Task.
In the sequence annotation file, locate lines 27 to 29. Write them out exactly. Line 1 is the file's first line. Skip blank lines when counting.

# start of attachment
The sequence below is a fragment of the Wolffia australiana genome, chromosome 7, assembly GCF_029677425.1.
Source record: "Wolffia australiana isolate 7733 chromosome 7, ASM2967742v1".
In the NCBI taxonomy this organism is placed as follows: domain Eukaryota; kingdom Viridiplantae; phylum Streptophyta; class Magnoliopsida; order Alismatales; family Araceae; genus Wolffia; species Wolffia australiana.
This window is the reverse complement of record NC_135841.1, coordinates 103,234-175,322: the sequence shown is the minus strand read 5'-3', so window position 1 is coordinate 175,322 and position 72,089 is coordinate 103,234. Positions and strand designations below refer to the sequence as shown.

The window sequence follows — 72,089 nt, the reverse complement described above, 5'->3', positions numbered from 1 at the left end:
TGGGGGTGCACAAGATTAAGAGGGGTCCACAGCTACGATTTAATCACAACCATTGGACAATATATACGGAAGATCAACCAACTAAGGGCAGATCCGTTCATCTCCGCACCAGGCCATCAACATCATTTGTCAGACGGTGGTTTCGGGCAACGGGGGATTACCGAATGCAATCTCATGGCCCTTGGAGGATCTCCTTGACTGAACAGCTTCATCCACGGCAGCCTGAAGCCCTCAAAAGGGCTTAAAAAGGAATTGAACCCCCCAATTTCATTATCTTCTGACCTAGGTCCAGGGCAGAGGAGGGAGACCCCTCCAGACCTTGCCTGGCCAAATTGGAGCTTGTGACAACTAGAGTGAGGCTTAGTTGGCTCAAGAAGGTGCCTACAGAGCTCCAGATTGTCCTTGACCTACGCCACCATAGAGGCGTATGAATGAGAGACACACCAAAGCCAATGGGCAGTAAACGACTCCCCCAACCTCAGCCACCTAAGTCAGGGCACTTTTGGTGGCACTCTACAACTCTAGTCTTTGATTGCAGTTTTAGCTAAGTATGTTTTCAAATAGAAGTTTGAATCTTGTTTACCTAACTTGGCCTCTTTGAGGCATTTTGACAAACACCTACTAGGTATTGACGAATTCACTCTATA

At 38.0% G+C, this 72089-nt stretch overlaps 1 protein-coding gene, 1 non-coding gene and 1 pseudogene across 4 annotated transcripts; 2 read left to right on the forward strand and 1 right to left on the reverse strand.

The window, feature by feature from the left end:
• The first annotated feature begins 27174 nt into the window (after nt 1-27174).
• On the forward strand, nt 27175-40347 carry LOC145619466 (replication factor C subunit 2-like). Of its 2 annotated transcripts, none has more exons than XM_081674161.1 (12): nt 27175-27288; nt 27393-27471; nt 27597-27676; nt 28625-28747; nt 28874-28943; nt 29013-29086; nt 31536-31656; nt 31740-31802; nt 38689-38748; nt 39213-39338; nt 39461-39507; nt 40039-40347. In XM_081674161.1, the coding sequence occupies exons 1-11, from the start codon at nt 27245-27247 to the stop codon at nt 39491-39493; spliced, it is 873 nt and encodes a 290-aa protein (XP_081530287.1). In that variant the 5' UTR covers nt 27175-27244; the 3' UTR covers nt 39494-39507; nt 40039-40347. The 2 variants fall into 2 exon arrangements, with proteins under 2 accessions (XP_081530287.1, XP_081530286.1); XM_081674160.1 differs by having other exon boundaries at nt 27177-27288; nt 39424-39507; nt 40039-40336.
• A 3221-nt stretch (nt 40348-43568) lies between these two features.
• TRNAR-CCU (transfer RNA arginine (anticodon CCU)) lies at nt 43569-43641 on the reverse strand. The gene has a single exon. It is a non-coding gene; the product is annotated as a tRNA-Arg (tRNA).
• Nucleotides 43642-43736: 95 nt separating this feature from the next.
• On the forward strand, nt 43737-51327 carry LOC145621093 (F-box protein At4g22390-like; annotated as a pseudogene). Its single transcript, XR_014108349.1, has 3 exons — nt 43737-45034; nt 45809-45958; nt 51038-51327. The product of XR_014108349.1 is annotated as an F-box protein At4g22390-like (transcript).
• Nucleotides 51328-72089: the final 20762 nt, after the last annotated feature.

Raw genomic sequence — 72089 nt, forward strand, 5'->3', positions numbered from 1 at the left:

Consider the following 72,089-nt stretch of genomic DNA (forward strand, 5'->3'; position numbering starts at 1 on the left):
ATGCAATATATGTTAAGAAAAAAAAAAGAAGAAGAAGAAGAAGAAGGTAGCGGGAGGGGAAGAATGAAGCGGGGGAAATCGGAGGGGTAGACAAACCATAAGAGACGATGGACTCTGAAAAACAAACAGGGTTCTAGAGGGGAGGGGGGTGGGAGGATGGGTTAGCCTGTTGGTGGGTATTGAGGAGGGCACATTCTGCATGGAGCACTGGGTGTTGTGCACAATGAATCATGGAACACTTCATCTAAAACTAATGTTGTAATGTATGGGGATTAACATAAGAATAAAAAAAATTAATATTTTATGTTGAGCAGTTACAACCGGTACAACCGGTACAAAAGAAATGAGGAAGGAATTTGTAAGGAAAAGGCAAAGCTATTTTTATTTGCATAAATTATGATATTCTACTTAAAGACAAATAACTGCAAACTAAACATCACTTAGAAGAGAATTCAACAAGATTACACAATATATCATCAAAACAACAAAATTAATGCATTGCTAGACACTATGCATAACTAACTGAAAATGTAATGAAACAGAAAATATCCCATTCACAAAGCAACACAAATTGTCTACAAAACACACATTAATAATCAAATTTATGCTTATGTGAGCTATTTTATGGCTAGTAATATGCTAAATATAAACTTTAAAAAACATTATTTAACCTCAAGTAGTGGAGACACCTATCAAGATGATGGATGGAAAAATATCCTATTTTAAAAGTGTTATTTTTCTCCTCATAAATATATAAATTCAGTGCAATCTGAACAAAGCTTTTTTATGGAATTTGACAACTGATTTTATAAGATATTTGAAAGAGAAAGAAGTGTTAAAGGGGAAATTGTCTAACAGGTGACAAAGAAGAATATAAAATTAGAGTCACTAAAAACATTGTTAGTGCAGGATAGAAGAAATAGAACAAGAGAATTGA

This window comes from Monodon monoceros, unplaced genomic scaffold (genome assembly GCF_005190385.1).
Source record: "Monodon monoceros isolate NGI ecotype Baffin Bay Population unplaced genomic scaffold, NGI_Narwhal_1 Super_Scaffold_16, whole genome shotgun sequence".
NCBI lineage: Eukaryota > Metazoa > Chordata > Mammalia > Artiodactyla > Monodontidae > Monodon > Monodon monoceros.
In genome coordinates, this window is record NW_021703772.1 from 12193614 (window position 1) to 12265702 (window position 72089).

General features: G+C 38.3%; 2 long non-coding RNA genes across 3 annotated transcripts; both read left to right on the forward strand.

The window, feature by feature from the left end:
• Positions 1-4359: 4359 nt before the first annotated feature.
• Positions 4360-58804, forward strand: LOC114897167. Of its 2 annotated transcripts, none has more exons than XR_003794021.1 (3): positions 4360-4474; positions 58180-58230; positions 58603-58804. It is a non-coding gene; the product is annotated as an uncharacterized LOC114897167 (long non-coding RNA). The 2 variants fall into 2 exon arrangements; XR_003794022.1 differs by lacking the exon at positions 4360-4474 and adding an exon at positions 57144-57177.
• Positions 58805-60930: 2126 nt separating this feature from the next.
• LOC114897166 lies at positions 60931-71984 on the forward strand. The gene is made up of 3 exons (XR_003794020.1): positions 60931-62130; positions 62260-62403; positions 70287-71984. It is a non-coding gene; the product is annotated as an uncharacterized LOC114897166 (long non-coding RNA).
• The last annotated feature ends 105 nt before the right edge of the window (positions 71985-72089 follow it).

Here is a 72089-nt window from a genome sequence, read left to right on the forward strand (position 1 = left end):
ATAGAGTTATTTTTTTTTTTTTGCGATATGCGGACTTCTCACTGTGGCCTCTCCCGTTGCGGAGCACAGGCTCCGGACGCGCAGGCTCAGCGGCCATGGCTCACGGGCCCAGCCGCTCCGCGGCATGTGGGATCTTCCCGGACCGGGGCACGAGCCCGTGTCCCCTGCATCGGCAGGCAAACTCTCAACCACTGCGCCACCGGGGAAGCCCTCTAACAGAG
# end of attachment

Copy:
• Positions 58805-60930: 2126 nt separating this feature from the next.
• LOC114897166 lies at positions 60931-71984 on the forward strand. The gene is made up of 3 exons (XR_003794020.1): positions 60931-62130; positions 62260-62403; positions 70287-71984. It is a non-coding gene; the product is annotated as an uncharacterized LOC114897166 (long non-coding RNA).
• The last annotated feature ends 105 nt before the right edge of the window (positions 71985-72089 follow it).